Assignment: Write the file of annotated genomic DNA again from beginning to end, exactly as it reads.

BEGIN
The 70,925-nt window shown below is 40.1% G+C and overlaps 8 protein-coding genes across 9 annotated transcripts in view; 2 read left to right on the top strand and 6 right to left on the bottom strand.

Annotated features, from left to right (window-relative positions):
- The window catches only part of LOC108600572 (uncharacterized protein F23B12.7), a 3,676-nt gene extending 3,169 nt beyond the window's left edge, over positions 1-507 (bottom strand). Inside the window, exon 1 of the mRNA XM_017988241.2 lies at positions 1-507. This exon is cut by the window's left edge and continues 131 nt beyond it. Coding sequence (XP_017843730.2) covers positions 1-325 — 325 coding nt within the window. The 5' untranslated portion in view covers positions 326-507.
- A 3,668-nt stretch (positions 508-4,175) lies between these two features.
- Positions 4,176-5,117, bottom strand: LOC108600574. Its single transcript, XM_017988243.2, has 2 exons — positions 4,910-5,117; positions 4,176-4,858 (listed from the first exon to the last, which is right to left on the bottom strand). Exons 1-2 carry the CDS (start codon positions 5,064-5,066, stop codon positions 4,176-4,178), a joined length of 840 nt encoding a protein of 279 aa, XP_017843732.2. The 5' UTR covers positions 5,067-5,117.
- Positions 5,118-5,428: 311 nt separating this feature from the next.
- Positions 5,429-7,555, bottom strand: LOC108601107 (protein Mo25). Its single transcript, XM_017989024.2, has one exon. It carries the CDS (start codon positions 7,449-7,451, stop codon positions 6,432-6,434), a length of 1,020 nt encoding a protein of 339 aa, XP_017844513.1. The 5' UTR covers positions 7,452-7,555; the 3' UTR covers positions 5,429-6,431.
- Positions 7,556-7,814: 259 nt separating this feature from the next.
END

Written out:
The 70,925-nt window shown below is 40.1% G+C and overlaps 8 protein-coding genes across 9 annotated transcripts in view; 2 read left to right on the top strand and 6 right to left on the bottom strand.

Annotated features, from left to right (window-relative positions):
- The window catches only part of LOC108600572 (uncharacterized protein F23B12.7), a 3,676-nt gene extending 3,169 nt beyond the window's left edge, over positions 1-507 (bottom strand). Inside the window, exon 1 of the mRNA XM_017988241.2 lies at positions 1-507. This exon is cut by the window's left edge and continues 131 nt beyond it. Coding sequence (XP_017843730.2) covers positions 1-325 — 325 coding nt within the window. The 5' untranslated portion in view covers positions 326-507.
- A 3,668-nt stretch (positions 508-4,175) lies between these two features.
- Positions 4,176-5,117, bottom strand: LOC108600574. Its single transcript, XM_017988243.2, has 2 exons — positions 4,910-5,117; positions 4,176-4,858 (listed from the first exon to the last, which is right to left on the bottom strand). Exons 1-2 carry the CDS (start codon positions 5,064-5,066, stop codon positions 4,176-4,178), a joined length of 840 nt encoding a protein of 279 aa, XP_017843732.2. The 5' UTR covers positions 5,067-5,117.
- Positions 5,118-5,428: 311 nt separating this feature from the next.
- Positions 5,429-7,555, bottom strand: LOC108601107 (protein Mo25). Its single transcript, XM_017989024.2, has one exon. It carries the CDS (start codon positions 7,449-7,451, stop codon positions 6,432-6,434), a length of 1,020 nt encoding a protein of 339 aa, XP_017844513.1. The 5' UTR covers positions 7,452-7,555; the 3' UTR covers positions 5,429-6,431.
- Positions 7,556-7,814: 259 nt separating this feature from the next.